Of course an appearance at the Coronation will increase the Mounties’ reputation only so much. 

Criticism of the RCMP zeroes in on its officers being uneducated, sexist, misogynist and short on training.  Their six-month course at the Depot is exactly why many people are demanding to defund the RCMP. Wannabe RCMP officers are wrongly trained—according to police educators in Finland.  Public trust in the Finnish police is at 91% , while in Canada public trust in the RCMP is at 51% and dropping.  

In Finland, police education requires a three-year university degree, but not so for the RCMP, as many cadets enter Depot straight from high school.  Mounties are trained in combat, in violence, in use of firearms, in restraint and in punishment.  Not to put too fine a point on it, I do realize all the cops in Canada are trained in this manner.  But none are as privileged, as well paid or have the cachet that the RCMP has.  


When I went to the Depot in the mid-1990s it was to teach a class about sexual harassment, and sexual assault.  I was on the board of the Saskatoon Sexual Assault Centre and this was what we did, season after season, to train all the recruits.  When I was at the front of the classroom, the snickering, the side-talking and the random insults came fast and furious.   Recruits were either bored or boorish, perhaps both.  When a senior officer tried to silence them and order them to show some respect, the cadets gave me a minute or two and started back in harassing and denigrating me.  You can read about my experience at Depot here.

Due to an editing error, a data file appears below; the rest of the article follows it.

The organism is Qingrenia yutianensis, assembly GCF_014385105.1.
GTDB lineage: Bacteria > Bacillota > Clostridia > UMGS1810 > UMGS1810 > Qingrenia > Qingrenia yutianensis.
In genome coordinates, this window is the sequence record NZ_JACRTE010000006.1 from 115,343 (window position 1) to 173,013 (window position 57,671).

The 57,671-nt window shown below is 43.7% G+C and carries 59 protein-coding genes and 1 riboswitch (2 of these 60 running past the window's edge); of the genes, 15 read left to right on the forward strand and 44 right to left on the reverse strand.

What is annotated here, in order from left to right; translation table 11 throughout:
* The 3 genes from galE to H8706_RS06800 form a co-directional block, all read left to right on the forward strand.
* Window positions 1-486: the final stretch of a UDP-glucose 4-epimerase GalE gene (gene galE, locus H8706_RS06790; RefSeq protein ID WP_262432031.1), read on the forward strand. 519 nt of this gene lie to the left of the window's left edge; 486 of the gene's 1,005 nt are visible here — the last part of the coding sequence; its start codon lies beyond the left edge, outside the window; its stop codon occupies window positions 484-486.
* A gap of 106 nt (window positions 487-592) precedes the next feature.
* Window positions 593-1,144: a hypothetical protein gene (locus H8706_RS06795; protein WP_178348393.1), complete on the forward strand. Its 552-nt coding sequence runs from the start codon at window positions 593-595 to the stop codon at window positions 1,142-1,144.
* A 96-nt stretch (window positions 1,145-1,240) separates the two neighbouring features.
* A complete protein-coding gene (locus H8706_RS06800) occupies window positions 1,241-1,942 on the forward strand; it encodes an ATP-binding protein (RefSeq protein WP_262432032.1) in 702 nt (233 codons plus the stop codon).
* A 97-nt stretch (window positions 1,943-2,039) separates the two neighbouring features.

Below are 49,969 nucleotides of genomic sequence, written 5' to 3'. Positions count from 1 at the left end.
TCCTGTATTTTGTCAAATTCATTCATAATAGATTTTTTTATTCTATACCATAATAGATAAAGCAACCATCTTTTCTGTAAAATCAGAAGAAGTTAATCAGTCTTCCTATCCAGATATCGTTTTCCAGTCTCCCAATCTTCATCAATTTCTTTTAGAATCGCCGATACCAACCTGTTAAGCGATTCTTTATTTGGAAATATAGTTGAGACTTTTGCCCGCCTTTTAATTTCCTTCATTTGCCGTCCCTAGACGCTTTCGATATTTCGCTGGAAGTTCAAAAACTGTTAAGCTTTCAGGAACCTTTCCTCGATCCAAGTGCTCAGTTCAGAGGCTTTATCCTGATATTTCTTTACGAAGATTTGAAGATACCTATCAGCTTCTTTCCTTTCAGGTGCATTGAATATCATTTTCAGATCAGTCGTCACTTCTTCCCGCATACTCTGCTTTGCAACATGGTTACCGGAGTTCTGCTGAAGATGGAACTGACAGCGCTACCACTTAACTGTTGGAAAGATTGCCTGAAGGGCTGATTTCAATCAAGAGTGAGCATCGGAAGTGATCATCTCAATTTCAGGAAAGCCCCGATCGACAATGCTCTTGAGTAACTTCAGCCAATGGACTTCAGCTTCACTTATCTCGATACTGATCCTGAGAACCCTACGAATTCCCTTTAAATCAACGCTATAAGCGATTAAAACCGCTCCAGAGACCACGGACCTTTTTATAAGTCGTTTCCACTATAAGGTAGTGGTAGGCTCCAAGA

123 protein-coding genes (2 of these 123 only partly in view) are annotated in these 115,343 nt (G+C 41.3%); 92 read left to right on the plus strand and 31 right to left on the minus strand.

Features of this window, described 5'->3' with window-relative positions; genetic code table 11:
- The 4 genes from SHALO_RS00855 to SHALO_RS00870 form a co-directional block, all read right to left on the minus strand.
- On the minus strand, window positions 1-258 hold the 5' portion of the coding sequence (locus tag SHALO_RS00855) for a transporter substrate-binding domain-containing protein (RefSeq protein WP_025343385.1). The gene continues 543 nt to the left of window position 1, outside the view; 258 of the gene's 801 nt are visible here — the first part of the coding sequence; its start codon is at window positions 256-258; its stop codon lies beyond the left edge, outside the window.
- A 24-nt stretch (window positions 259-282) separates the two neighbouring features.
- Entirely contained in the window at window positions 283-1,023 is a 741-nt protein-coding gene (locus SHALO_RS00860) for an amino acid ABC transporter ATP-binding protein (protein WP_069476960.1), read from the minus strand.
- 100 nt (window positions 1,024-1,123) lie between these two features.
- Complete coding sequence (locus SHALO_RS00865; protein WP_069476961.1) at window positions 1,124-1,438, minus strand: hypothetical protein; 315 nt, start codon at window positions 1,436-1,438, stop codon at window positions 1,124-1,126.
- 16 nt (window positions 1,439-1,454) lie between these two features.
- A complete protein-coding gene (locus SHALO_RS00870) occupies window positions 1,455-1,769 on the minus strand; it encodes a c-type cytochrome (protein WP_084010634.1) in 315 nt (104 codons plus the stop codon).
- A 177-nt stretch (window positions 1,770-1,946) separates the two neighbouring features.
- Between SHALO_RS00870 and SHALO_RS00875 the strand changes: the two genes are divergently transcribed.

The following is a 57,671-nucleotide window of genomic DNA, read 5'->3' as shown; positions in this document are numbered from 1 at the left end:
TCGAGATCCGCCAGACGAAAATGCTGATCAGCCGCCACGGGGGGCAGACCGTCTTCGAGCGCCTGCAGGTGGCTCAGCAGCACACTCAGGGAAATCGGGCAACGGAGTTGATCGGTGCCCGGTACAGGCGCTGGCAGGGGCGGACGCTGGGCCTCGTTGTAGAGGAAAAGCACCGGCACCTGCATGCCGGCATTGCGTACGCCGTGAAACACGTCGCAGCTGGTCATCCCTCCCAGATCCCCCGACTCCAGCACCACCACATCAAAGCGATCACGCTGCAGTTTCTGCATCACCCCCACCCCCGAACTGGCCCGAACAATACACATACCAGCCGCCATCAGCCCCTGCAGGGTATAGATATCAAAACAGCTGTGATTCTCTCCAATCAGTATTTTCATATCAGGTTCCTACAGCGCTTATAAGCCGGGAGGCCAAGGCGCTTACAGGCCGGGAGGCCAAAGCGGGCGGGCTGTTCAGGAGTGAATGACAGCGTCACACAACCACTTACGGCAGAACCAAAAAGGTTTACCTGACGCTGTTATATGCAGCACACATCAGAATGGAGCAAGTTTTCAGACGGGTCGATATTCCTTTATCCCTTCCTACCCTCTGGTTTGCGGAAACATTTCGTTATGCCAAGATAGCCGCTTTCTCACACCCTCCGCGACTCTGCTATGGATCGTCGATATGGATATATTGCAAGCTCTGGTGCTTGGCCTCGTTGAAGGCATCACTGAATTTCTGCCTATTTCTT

The cadets were well turned out, not a hair out of place, no buttons missing from their  uniforms, and their boots were polished to a tee.  But the RCMP is  a command and control outfit.  They can parade; they can march, and they can salute.

“No one tells the RCMP what to do”

But when there is a mass murderer on the loose, it’s another story entirely.  That’s what happened in Portapique.    As author Paul Palango has noted many times on the Nighttime Podcast   “no one tells the RCMP what to do.”  He’s right about that.  Brenda Lucki, the RCMP commissioner during the Portapique murders, got to happily retire—two weeks before the Mass Casualty Commission released its final report.  In fact, every major RCMP officer involved in Portapique retired or got promoted despite the fact that one of their own and 21 civilians died. 

What about the dozens of times the RCMP has killed suspects who were doing little to nothing wrong? Remember Polish immigrant Robert Dziekanski in the Vancouver Airport, or Indigenous citizen Rodney Levi last year near Miramichi, New Brunswick? Three months ago, two Mounties were charged with manslaughter, and three more were charged with obstruction of justice in the 2017 death of Dale Culver, a 35-year-old Indigenous man. Culver was pepper sprayed, then died in police custody in Prince George, BC.  Somebody said they saw Culver possibly casing parked cars. He tried to ride away on his bicycle: he was unarmed.

And by the way, what about the RCMP in July 2021 stopping at gunpoint Dean Simmonds, a high-ranking officer in the Halifax Regional Police, and his lawyer wife Angela, a clear case of racial profiling? For at least a few minutes, staring at the business end of a carbine rifle, these two must have wondered if they might end up dead.

Does the RCMP provide the kind of policing we want or deserve? So why did Halifax’s CAO and Councillor Kent go to the Depot?  Are they going to continue to extol the virtues and the value of the RCMP as partners in policing?

Featured image: “Scotty” the T-Rex, bones found in southeastern Saskatchewan. Credit The Nature of Things.